6

TL;DR

Is it possible to find out in a finally clause whether there's an outstanding uncaught exception?

Background

I want to iterate over items to do some relatively expensive processing on them, which is likely to break and raise an exception. So I'd like to save my place. But saving state is also pretty expensive - so I'd rather not do it every single time, just when there's an exception in the code I yield to.

I'm imagining something vaguely shaped like:

def get_things(my_iterator):
    for items in my_iterator:
        try:
            yield item
        finally:
            if something_went_wrong():  # magic oracle function for failure
                save_state(item)
        continue_normal_processing()

but I don't know whether that's even possible. Notably, except Exception: doesn't raise anything, because the exception isn't in this function.

4
  • 1
    You mean elsewhere an exception is raised, outside of this generator? Then try:/finally: is not the right way to go about this; there is nothing to try here.
    – Martijn Pieters
    Apr 28 '14 at 17:14
  • 2
    How would yield raise an exception? If an exception occurs on generating the next item, wouldn't that already be raised by the loop? Also, why not just use except instead of finally here?
    – tobias_k
    Apr 28 '14 at 17:16
  • What exactly is raising the exception? Is my_iterator a source of exceptions?
    – Martijn Pieters
    Apr 28 '14 at 17:53
  • You should post the TD;DR part as the first sentence because that is displayed as a short-descriprion of this question to those who answer.
    – User
    Apr 28 '14 at 19:31
6

... seems I was totally wrong about except's behaviour.

def f():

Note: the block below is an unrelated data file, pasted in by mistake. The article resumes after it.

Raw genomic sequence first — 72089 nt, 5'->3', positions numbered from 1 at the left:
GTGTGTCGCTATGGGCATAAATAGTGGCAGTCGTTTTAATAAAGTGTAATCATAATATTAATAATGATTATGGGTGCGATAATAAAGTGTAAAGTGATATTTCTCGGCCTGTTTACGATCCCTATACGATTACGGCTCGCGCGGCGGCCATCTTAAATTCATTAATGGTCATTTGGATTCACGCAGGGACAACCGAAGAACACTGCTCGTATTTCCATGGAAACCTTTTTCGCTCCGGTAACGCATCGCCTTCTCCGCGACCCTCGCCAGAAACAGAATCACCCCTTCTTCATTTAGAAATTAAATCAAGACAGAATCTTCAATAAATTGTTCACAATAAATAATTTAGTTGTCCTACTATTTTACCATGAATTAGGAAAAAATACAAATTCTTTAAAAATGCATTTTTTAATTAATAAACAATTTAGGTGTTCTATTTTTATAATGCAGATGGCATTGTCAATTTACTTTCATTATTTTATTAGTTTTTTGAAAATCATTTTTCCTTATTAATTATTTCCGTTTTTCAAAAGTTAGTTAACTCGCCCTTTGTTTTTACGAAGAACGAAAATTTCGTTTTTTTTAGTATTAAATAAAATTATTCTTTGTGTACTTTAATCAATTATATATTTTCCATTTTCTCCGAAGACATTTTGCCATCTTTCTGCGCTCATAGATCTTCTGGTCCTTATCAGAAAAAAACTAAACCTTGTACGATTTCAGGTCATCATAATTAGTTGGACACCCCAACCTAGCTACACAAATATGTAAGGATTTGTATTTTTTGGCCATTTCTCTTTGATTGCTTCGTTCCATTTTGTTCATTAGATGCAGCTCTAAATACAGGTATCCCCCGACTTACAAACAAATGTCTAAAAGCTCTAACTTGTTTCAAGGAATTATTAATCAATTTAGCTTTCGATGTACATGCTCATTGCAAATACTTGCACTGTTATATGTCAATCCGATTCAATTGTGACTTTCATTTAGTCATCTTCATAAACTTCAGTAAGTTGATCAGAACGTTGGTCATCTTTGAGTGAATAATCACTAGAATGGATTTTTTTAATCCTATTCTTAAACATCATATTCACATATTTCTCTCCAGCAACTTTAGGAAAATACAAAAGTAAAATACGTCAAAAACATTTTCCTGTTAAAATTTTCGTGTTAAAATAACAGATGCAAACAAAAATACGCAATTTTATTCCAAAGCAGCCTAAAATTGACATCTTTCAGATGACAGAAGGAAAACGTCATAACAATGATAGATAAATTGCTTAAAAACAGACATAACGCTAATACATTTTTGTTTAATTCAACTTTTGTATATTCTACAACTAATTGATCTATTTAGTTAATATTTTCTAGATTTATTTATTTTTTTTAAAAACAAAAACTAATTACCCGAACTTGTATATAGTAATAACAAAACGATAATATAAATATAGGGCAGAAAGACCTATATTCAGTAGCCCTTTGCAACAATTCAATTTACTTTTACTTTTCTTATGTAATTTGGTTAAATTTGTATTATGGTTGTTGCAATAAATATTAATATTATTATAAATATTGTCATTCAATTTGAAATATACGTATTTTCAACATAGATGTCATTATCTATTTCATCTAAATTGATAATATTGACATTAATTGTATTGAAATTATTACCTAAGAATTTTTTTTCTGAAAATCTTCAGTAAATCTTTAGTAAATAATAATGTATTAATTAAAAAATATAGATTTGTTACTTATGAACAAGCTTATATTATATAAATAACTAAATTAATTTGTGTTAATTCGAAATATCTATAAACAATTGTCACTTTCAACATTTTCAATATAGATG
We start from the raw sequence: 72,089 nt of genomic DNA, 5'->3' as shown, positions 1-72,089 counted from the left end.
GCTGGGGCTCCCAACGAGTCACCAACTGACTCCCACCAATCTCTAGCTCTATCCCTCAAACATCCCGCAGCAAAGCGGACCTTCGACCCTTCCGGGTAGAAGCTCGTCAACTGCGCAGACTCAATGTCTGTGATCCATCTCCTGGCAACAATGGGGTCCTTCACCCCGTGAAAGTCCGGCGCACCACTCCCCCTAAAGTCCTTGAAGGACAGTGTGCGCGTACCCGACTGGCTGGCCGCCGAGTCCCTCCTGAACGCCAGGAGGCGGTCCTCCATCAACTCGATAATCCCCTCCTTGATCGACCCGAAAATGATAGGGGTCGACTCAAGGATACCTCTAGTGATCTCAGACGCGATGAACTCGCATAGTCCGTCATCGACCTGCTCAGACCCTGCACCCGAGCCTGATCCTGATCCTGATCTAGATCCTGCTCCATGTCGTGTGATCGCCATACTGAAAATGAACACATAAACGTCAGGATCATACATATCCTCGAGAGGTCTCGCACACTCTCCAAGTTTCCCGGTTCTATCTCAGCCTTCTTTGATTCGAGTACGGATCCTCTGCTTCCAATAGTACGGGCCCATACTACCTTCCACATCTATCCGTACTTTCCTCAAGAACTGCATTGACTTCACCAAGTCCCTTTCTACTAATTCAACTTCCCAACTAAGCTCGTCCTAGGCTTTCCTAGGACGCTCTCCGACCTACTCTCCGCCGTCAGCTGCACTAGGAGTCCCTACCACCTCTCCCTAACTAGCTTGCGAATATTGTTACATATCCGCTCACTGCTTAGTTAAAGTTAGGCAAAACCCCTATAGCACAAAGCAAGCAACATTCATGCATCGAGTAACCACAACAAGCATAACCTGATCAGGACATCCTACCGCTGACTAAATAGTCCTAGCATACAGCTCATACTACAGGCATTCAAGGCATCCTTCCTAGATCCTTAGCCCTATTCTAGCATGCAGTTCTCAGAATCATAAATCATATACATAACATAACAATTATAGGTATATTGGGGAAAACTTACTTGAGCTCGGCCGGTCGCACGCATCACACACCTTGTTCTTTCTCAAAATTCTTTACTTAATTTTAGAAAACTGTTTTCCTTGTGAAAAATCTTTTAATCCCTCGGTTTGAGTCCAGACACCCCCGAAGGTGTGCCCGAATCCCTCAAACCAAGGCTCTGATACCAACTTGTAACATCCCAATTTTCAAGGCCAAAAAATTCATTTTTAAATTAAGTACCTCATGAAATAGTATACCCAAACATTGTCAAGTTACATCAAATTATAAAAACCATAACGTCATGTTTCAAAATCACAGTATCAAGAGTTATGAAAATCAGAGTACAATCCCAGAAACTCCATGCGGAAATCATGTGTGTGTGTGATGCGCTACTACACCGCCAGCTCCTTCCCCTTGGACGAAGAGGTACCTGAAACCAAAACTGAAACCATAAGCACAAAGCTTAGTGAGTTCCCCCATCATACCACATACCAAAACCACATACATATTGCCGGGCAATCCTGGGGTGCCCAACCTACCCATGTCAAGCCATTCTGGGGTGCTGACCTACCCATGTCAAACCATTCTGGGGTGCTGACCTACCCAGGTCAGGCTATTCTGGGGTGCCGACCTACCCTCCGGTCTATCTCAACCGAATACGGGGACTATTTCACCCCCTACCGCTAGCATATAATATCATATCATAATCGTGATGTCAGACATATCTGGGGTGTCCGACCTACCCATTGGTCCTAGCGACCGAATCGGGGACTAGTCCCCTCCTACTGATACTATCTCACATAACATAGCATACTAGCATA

for i in range(10):
        try:
            yield i
        except Exception:
            print "Nope, this broke"
            raise


for x in f():
    print x
    if x == 2:
        raise IndexError

returns

0
1
2
Nope, this broke
Traceback (most recent call last):
...
IndexError
5
  • 4
    I did not expect this behaviour. Cool.
    – User
    Apr 29 '14 at 17:47
  • 3
    More information for the next person who's puzzled by this: the "Nope, this broke" prints during the garbage collection of the generator. May 12 '15 at 19:37
  • For what it's worth, I just ran this code sample on 2.7.12 and I'm not getting a print of "Nope, this broke".
    – Skinner927
    Mar 30 '18 at 19:36
  • @DanielStutzbach - To clarify, are you saying that this behaviour only occurs because f() is a generator function?
    – PeterByte
    Aug 13 '18 at 8:08
  • In python 3.8 it raises IndexError without handling.
    – dawid
    Jun 10 '20 at 4:18
1

This should be similar to what you want:

class CatchingExceptionsIterator:
    def __init__(self, generator):
        self.generator = generator
        self.error = None
    def __enter__(self):
        return self
    def next(self):
        if self.error is None:
            return next(self.generator)
        else:
            error = self.error
            self.error = None
            return self.generator.throw(*error)
    __next__ = next
    def __exit__(self, ty, err, tb):
        if ty is not None:
            self.error = ty, err, tb
            return True
    def __iter__(self):
        return self


def f():
    for i in range(10):
        try:
            print("yield")
            yield i
            print("returnFomYield")
        except:
            import traceback
            traceback.print_exc()


c = CatchingExceptionsIterator(f())
for i in c:
    with c:
        print(i)
        if i == 5:
            nameerror

It must be adjusted to fit the exact usecase.
The output is:

yield
0
returnFomYield
yield
1
returnFomYield
yield
2
returnFomYield
yield
3
returnFomYield
yield
4
returnFomYield
yield
5
Traceback (most recent call last):
  File "withiteration.py", line 27, in f
    yield i
  File "withiteration.py", line 39, in <module>
    nameerror
NameError: name 'nameerror' is not defined
yield
6
returnFomYield
yield
7
returnFomYield
yield
8
returnFomYield
yield
9
returnFomYield

An additional finally clause would also be executed.

Is it possible to find out in a finally clause whether there's an outstanding uncaught exception?

Why? You could use except. Explain this in more detail.

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